EDIT: Maybe it’s the suspension force? I think there’s a note in the setMaxSuspensionForce (or whatever it’s called) that if the vehicle is too heavy, that value has to be increased.

Here’s another biomonkey environment btw. This is the kind of maps you need a great car and special equipment to be able to handle. Gonna make a set of “epic” extremely hostile environments like these, where the highest level items can be found. Wanna put more stuff in there as well, lava lakes, rocks falling from mountains etc. Chasms.


New vid, guns added.


@androlo said:
New vid, guns added.

this is starting to shape up pretty well. i like the forces from the gun, it gives a very realistic effect.

Yeah it’s an important part. Physics affects how the game is played, that is one of the cornerstones. If I wanna use a heavy weapon, I’ll have to use a heavy vehicle, otherwise it’ll not be able to handle the forces. The vehicle should become heavier through better protection (armor plates), because weight makes it loose engine power. It is harder to hit a moving target, and the faster it moves the harder it is. This means a slow, heavy vehicle will be hit more.

I think there will be two main type of vehicles. At least under the basic system (as it’s looking now). One will be a slow, heavy vehicle with powerful weapons and strong protection. It’ll focus on over-powering enemies. The other will be a light, much more agile vehicle that focuses on out-maneuvering enemies instead. Logically this would mean that powerful vehicles should focus more on the weapons/armor part, while the faster vehicle should focus more on tweaking the car (engine, gears etc.).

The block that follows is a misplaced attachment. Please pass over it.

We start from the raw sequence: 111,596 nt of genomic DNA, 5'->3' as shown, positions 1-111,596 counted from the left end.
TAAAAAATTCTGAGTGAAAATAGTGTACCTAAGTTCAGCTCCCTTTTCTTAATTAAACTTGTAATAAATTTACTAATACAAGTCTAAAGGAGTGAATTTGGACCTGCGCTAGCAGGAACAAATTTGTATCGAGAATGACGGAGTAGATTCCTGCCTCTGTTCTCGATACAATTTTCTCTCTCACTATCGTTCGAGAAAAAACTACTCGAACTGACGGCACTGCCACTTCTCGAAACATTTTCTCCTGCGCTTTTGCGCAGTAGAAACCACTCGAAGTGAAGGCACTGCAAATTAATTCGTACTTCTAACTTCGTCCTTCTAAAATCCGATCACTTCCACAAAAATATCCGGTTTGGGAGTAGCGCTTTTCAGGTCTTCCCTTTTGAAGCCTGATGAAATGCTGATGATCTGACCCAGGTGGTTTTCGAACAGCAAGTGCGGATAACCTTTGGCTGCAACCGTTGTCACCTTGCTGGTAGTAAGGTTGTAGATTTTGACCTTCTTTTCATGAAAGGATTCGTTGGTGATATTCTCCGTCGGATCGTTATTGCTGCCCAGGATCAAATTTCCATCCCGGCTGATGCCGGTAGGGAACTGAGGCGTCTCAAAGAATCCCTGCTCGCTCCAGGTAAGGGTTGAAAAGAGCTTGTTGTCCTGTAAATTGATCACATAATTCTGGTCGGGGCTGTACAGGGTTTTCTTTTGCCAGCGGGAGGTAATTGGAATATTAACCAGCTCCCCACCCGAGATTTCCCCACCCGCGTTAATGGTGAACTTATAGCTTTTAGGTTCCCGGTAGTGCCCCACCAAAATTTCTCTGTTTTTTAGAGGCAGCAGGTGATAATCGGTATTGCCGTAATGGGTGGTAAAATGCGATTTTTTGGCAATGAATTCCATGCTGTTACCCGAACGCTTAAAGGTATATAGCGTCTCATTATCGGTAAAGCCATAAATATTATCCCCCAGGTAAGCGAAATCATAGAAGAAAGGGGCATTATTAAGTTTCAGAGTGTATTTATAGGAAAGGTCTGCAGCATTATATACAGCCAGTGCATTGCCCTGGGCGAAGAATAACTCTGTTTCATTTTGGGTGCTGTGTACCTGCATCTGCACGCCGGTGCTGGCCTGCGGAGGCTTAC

There will definitely be classes, and maybe sub-classes as well, but I don’t know exactly what they’ll be, because it depends on what weapons & tech is added, and what is practical. Classes will be designed around “need”, not templates. I’m not even sure how these two main classes will turn out.

Gonna add some more videos in a while, showing the basic combat system (added turrets and targeting system now) and talk about weapons/ballistics.

I wouldn’t even design classes. Just provide tools and let players sandbox whatever vehicles they want from those tools… then provide some “starting templates” to give newbies a place to get started.


I agree, there should not be specific classes. Instead different equipment and abilities etc.

To everyone:

I got a great, clean system now for mobs and items and inventory etc. It’s based on the coffeemud system, but is using something similar to the jME system of controls, and also changed some of the old crappy stuff.

Btw. I write long posts like this for myself as much as anyone else (get to get a more clear picture of stuff, ideas etc). Don’t really expect people to read.


There are two main type of objects in the game - world objects and item objects. Generally speaking, mobs, items etc. - all kind of game objects - are simple data classes. A mob for example, which is a world object, has got:

  • 1 id.
  • 1 CharData object (name, stats, abilities etc.).
  • 1 PhysicalAgent object (different classes depends on whether its a rigidbody or w/e). It contains the model and some other stuff.
  • 1 Inventory object (keeps track of the items it carries).